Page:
On IPCC Working Group III Recommends Nearly Quadrupling Nuclear Energy

John,

If all the obvious costs, such as balancing, standby capacity, grid expansion, etc.,  were actually charged to wind energy, it would be a no brainer to go nuclear, as I have mentioned in several of my articles.

The US expanding its gas production so we can export it as LNG to inhibit "Russian land grabbing" is even more stupid than putting 459-ft tall wind turbines on 2,500-ft high ridge lines with CFs of about 0.25, the average for all of the Northeast.

Subsidies make people do crazy things.

Here is my latest article. It has been greatly expanded due to comments, etc.

Normal 0 0 1 15 86 1 1 105 11.0 0 0 0

http://theenergycollective.com/willem-post/368081/russian-gas-exports-and-western-encroachments-russia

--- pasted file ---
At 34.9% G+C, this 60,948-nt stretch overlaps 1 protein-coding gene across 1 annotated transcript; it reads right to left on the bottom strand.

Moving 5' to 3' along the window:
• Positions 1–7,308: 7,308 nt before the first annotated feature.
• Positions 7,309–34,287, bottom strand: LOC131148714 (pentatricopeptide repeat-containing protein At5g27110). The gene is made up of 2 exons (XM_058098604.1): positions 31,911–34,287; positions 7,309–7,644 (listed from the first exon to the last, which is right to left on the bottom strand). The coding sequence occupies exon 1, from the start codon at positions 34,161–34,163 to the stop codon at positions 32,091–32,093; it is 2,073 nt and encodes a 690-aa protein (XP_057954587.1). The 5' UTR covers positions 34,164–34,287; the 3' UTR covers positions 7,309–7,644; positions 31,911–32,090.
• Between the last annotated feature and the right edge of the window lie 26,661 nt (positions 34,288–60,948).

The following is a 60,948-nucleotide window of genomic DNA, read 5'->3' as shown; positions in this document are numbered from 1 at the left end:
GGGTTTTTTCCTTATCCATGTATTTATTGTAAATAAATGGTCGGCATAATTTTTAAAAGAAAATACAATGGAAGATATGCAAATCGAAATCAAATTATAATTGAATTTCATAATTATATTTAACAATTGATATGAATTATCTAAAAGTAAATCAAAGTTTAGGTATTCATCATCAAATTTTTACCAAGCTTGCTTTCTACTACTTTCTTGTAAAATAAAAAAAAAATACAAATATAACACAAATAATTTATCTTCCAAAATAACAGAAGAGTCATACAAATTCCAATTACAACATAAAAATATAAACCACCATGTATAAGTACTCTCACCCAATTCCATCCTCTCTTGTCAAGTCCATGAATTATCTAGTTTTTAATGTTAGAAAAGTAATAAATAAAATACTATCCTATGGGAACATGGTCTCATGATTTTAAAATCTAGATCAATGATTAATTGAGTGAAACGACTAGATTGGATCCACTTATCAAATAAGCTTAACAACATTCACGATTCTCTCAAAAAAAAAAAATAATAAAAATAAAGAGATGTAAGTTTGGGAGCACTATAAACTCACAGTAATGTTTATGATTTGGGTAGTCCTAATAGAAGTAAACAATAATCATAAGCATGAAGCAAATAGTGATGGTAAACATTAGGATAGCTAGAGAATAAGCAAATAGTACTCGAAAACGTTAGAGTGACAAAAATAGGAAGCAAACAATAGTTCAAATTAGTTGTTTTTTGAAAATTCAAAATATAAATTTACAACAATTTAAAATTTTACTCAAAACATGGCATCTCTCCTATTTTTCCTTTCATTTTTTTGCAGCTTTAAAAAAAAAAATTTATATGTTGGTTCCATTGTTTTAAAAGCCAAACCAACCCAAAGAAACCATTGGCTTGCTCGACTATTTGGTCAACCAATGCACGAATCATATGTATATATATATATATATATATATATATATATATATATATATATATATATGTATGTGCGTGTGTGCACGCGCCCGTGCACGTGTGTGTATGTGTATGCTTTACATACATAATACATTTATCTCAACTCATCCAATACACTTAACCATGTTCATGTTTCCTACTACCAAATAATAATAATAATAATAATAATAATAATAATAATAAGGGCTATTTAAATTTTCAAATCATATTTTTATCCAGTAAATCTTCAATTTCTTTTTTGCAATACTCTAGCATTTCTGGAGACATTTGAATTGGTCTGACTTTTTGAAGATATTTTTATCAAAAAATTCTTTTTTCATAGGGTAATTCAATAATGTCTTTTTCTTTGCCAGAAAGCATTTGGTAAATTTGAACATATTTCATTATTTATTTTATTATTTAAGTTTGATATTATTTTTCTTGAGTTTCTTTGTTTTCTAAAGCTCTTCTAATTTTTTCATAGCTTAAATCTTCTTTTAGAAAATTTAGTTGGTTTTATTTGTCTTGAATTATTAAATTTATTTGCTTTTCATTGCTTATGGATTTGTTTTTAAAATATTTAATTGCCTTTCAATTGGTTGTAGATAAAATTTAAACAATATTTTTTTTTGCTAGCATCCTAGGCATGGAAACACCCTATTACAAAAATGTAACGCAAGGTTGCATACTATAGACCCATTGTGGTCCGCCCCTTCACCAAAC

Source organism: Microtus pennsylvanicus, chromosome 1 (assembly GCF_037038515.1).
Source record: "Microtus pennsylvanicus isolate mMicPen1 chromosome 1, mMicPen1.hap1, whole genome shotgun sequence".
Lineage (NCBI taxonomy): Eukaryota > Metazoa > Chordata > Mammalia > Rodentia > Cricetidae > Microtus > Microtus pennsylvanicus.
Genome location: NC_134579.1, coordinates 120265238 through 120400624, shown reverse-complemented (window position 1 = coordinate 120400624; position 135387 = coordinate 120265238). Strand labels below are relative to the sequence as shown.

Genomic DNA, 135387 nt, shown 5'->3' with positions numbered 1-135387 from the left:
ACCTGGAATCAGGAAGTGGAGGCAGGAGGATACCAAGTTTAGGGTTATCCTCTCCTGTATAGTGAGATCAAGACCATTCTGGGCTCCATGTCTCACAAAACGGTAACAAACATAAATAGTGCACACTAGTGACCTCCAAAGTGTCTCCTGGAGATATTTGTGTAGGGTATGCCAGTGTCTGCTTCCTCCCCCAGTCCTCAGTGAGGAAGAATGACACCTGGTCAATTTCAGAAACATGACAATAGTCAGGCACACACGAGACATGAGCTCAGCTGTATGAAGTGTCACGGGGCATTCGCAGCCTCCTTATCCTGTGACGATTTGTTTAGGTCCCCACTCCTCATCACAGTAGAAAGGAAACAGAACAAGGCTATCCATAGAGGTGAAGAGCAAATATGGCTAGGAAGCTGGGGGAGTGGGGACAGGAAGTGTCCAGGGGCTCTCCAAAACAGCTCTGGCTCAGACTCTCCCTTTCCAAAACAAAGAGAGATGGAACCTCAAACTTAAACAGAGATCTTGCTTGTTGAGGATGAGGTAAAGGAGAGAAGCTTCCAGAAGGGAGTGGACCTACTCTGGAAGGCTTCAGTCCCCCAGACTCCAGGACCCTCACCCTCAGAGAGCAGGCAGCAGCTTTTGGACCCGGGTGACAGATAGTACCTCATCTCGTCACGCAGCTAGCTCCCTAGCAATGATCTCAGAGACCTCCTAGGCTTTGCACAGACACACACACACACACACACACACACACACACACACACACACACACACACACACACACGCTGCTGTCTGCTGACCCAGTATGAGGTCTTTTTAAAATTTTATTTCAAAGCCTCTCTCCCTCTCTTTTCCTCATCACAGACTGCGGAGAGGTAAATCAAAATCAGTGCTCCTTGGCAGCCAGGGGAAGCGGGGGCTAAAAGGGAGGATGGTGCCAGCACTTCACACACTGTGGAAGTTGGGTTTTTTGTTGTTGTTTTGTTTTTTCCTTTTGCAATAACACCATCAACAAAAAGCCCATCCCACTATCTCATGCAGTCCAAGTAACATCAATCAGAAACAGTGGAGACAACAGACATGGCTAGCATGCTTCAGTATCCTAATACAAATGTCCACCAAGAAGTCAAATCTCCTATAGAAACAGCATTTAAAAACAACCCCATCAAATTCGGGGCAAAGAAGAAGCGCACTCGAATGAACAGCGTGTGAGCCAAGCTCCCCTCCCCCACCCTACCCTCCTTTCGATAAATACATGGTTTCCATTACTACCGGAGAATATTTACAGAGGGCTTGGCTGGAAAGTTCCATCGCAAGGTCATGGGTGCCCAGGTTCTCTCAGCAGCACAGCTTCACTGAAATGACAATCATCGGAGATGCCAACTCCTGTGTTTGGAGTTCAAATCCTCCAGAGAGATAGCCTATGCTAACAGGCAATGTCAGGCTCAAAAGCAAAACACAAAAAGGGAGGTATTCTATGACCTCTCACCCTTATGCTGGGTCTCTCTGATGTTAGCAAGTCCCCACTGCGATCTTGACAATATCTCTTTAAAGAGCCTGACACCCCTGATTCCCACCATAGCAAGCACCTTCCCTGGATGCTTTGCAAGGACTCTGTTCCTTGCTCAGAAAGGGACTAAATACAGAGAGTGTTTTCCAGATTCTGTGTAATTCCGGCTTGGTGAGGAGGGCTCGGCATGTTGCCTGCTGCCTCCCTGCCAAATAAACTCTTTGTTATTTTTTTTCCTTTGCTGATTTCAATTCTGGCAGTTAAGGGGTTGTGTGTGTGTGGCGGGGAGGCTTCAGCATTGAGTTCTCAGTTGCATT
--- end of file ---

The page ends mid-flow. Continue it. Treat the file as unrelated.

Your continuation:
April 22, 2014    View Comment    

On IPCC Working Group III Recommends Nearly Quadrupling Nuclear Energy

John,

The IPCC directs its reports primarily to the choir, to help it scare others into heavily-subsidized, ineffective, expensive, but politically-attractive RE scenarios that have been a flop since 1990 (Kyoto), based on the world's increased CO2 emissions since then.

Stating the obvious, i.e., greatly expanding nuclear to reduce CO2, is a choir no-no, akin to selling out, etc.

April 22, 2014    View Comment    

On Russian Gas Exports and Western Encroachments on Russia

Paul,

Not long ago, as stated in my article, 80% of Russian gas to Europe went via Ukraine. It is not surprising, Russia wants Ukraine to be a friendly neighbor not dominated by/beholden to the US, EU, NATO, etc.

The US State Department and CIA have helped foment unrest/"color revolutions" in Ukraine (and Georgia, Lituania, etc.) for more than 25 years.